You know the numbers: Thousands of people are looking for jobs in Toronto.
You know your stats: Educated, good work-experience, some interesting accomplishments.
You know the reality: There are likely hundreds of equally qualified candidates out there competing for the same position.
Great. You pride yourself on having manageable expectations and a firm grasp on the ebbs and flows of the employment market. While I applaud you for your awareness, what really matters are the methods and techniques employers use to dwindle down the thousands, to hundreds, to lunches, and ultimately, to you.
Some firms may opt to administer preliminary over-the-phone interviews as an extra step in the screening process. Think of this as an effective way to “thin out the herd.” Don’t take the word “preliminary” to connote “beginner” or “easy.” One would be wise to take a phone interview just as seriously as a face-to-face encounter.
In many ways the two interviews styles are very similar. However, there are unique advantages and disadvantages to the phone interview that you should carefully mull over before picking up the phone.
1) They can’t see you: Non-verbal communication and body language is a huge part of a successful interviewing. The benefit of visual anonymity takes away some of the stress related to the performance aspect of job searching. Instead of thinking about what you’re wearing, how you look, whether your are fidgeting your fingers, or are making enough eye contact; you can focus your efforts solely on the conversation.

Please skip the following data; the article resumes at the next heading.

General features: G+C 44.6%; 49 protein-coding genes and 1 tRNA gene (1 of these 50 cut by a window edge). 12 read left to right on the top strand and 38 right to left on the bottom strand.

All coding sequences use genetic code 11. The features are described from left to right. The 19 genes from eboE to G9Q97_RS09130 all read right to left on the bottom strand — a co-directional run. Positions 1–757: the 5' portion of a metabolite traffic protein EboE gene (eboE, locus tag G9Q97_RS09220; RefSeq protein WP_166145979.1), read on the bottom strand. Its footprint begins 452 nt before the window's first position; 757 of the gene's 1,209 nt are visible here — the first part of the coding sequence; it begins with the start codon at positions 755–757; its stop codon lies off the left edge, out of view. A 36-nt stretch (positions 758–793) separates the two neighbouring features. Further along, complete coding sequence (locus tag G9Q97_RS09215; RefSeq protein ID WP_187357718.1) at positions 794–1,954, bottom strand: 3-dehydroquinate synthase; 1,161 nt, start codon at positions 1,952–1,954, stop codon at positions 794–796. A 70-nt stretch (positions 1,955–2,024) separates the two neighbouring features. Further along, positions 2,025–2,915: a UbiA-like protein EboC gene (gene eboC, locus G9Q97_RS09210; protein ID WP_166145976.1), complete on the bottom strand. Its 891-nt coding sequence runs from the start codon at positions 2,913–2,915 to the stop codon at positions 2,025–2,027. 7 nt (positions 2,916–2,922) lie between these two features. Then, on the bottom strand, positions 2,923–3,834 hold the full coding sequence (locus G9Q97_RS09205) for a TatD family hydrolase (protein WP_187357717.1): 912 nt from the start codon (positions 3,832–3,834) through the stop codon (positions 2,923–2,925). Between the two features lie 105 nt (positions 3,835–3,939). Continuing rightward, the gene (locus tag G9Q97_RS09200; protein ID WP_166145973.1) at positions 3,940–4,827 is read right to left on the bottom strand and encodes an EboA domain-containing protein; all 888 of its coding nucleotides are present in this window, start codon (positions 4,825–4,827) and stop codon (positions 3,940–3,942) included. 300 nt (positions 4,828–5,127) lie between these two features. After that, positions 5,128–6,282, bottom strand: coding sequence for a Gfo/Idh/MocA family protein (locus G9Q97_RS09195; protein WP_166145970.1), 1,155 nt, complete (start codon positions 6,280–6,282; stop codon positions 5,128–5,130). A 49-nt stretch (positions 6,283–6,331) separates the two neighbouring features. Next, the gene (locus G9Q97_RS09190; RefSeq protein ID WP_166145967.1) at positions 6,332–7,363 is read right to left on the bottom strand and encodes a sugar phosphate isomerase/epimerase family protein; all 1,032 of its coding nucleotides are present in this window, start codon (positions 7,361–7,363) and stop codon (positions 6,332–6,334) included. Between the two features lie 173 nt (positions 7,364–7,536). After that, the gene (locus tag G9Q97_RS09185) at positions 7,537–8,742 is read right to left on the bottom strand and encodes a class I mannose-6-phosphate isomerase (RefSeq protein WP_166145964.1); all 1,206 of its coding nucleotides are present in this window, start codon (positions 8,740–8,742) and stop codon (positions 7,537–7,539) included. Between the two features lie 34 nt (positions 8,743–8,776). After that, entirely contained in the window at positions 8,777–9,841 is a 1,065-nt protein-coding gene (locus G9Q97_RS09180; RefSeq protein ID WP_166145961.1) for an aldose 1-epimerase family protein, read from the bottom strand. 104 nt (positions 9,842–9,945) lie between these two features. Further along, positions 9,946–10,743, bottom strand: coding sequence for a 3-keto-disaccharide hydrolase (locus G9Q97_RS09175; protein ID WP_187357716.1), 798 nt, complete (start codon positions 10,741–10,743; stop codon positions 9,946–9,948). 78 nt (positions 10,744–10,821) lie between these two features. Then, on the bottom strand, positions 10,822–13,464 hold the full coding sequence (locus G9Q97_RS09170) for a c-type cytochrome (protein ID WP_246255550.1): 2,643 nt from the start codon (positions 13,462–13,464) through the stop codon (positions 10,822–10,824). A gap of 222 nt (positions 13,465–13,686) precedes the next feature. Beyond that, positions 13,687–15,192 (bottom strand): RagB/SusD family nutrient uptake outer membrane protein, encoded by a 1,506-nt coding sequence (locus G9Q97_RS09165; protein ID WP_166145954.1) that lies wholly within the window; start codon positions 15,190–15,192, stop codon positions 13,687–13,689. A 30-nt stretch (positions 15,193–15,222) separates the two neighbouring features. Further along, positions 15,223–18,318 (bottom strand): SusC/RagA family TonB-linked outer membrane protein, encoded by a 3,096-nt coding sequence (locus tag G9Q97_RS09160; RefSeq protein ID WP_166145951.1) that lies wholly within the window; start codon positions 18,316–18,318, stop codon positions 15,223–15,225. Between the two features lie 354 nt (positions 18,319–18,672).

2) Comfort: Commuting in and around Toronto can be a daunting task all on its own. Coupling that with a strict deadline, stuffy subways, and a suit would leave even the most levelheaded candidate feeling a bit frayed. As the interviewee, you have much more control over the time, place and setting of the call, allowing you the luxury of personal comfort and ease.
3) Having Notes: In a face-to-face interview, it is a well-established practice that the candidate comes in with his or her hands free of papers, folders, or pens. For many, holding something (read: stress ball, pencil, a lock of hair, lucky rabbit’s foot) tends to calm one’s nerves and settle one’s speaking voice. You can get away with such coping techniques over the phone. Moreover, you can choose to have all of your preparatory notes and research, as well as your resume, fanned out in front of you if this makes you feel more confident.
4) Taking Notes: Interviews, like heights, may leave one feeling a little faint of heart, dizzy and left with only a fuzzy recollection of what happened. Hiding behind speakerphone will allow you to take brief notes throughout the conversation. This will ensure you’ve covered all the information you wished to discuss, and provides fodder for follow-up questions. After the interview, you use these notes to write a personalized thank you email to the interviewer. (Thank you’s never go out of style).
1) Anonymity: It is much more difficult to make a personal and memorable connection with another person over the phone. As a phone-interviewee, the onus is on you to make a lasting impression.
2) You can’t see them: Non-verbal communication and body language is a huge part of a successful interviewing – for both parties involved. In an in-firm situation, you would be able to assess the interviewer’s level of interest in regards to particular responses or topics of discussion. Over the phone, you must be particularly diligent not be a total bore. Keep a clock nearby to ensure you are not speaking for more than a couple minutes at a time, without asking a follow-up question.
3) Often Shorter in Duration: Take into consideration the fact that a company or firm may choose to conduct phone interviews because they are more cost and time effective. As logic demands, you can expect phone interviews to be shorter, more formal, and more mechanical. In preparation, be sure to have narrowed down your most important talking points into short and succinct sound bites.